3.) Reporters aren’t allowed to see nonclassified materials in real-time for the upcoming 9/11 trial so that they can understand information brought up during the hearings.
4.) Information regarding hunger strikes at Guantanamo used to be released under President George W. Bush, and isn’t now.
5.) Buzbee cites “day-to-day intimidation of sources,” and asserts, “Government press officials say their orders are to squelch anything controversial or that makes the administration look bad.”
6.) Press officials often have to sue to get anywhere with their Freedom of Information Act requests.
7.) FOIA requests are being forwarded to political appointees.
8.) The administration has begun trying to keep state and local information secret, as well. A recent article in The Washington Post highlights how the FBI is trying to get the state and local police to “keep quiet about the capabilities of a controversial type of surveillance gear that allows law enforcement to eavesdrop on cell phone calls and track individual people based on the signals emitted by their mobile devices.”
Buzbee’s list highlights the systematic, top-down, attempt by the Obama administration to keep all unfavorable news from coming to light and to ensure that only positive media coverage of the administration makes it onto the front page.
We have also covered how the administration is going after journalists who talk to leakers. “Are we doomed to an escalation of government intrusion upon the press?” I asked earlier this year. This escalation, as highlighted by Buzbee’s examples, is already in the works.
Buzbee’s comments got superficial coverage from a media more interested in covering for the Obama administration and preserving their journalistic access. Politico, The Washington Post, and the Washington Examiner at least referred to her eight examples.
Accuracy in Media has filed numerous FOIA requests, and is suing the government for answers regarding the Benghazi attacks; Judicial Watch has had to do likewise. And, as I reported in March, “Freedom of Information Act (FOIA) requests, a common accountability tactic used by journalists and citizens alike, now serve as a testament to the White House’s desire to control all messaging. …with the normal avenues for gaining information closed off, and the secret ones penalized by the Espionage Act, the press is left to work off of one source—the Obama administration—through press releases, press conferences, and propaganda.”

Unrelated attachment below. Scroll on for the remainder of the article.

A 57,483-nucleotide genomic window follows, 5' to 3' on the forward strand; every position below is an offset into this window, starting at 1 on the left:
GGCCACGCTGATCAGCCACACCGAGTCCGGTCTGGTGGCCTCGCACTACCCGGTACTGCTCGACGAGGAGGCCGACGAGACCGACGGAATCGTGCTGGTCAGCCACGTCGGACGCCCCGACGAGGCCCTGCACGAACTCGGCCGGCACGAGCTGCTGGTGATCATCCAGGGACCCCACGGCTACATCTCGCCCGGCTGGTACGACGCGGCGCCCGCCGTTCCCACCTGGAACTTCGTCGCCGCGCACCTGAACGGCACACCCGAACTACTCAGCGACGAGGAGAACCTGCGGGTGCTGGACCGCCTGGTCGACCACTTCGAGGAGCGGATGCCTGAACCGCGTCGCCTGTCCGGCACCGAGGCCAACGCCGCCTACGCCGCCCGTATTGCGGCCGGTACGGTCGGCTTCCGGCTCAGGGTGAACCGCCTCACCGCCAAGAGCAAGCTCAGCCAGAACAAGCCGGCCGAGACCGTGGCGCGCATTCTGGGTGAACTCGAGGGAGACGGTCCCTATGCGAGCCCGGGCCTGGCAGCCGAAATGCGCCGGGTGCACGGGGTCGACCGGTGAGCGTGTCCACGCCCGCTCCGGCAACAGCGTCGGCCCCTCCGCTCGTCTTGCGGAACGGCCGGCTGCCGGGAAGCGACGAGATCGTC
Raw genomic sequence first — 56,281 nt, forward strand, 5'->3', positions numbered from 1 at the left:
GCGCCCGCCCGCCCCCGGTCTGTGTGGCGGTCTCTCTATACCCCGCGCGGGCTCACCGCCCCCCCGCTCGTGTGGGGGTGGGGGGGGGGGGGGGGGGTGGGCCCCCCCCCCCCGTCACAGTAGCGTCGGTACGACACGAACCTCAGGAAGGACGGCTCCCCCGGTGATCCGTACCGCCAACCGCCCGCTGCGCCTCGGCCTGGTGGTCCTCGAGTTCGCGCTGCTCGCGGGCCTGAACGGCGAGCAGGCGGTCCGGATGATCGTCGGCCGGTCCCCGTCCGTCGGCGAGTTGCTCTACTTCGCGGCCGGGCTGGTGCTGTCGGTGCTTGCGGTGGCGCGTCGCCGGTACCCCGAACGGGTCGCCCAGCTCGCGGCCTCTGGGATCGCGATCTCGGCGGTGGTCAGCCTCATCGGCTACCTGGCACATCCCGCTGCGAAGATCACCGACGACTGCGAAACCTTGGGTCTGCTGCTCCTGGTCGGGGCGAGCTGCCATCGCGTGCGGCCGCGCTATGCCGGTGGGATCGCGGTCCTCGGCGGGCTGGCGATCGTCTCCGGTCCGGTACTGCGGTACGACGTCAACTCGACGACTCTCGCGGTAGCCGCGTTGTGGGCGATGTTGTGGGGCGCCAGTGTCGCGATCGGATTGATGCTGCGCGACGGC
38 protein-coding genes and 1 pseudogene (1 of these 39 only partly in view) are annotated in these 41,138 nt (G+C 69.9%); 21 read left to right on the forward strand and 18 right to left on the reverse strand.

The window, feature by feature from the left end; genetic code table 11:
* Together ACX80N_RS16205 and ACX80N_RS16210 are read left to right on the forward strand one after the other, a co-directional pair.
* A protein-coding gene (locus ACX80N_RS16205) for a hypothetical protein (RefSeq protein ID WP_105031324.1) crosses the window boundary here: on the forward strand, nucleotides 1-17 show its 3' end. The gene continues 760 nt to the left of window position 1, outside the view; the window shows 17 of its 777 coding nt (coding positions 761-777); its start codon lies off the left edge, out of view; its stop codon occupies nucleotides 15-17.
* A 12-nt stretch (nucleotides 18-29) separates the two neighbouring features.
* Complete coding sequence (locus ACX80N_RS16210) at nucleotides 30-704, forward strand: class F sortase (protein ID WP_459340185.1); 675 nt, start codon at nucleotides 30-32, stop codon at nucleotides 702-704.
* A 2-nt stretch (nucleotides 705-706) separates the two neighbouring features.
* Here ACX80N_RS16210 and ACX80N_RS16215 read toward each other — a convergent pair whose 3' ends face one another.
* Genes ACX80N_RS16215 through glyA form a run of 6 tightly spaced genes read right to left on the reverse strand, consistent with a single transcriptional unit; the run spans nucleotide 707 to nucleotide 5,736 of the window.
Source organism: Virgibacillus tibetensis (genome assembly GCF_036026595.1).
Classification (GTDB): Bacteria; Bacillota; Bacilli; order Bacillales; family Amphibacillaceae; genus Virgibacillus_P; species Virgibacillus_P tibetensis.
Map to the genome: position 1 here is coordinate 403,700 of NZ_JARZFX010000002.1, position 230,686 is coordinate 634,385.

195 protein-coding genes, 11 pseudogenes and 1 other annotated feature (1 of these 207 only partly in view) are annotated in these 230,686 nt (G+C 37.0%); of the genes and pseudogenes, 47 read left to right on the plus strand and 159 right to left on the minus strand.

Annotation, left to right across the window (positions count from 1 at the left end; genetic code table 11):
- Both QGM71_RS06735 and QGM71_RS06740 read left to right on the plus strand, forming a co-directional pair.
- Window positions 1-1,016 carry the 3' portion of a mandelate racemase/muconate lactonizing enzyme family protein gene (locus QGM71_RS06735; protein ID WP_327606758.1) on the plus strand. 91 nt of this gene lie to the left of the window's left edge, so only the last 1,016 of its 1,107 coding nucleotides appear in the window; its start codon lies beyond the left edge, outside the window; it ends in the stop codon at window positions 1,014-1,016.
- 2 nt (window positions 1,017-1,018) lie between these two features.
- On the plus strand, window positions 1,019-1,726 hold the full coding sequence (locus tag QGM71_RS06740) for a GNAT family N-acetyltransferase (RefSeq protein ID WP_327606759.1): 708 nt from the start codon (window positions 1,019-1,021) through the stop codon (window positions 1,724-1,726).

The Associated Press’ allegations regarding FOIA requests have already ruffled some feathers in the administration. Erik Wemple of The Washington Post was contacted by the Department of Health and Human Services, which contended that HHS does not use political appointees for its FOIA process. “That is categorically false,” said the HHS spokesman, who also said that it is career staff who work on FOIA requests for the Department. The AP’s Paul Colford wrote in response, asserting that the AP “has had to deal directly with Ms. [Dori] Salcido [a political appointee] on some FOIA-related matters…In one instance last year, as deputy assistant secretary for public affairs (Media), she would adjudicate our administrative appeal of an HHS decision—that’s what we were told in a letter.” In other words, the AP can cite a specific example in which they had to work with a political appointee on a FOIA request.
Wemple also failed to inform his readers regarding another lawsuit on this issue by a group called Cause of Action (COA). COA, “a nonprofit watchdog group led by former congressional investigator Daniel Epstein, recently filed suit against a dozen federal agencies claiming they allowed White House officials to determine how they responded to multiple FOIA requests” in the name of “White House equities,” reports Mark Tapscott for the Washington Examiner. “The Cause of Action suit is now making its way through the federal court system.”
New York Times reporter James Risen also spoke at the conference where Buzbee made her presentation. “Media shouldn’t shrink before the challenge, Risen said,” according to the AP. “The only response...is to do even more aggressive investigative reporting.”
If only we could trust the mainstream media to follow that advice, and push back against the administration’s attempts to ensure its positive reputation at all costs.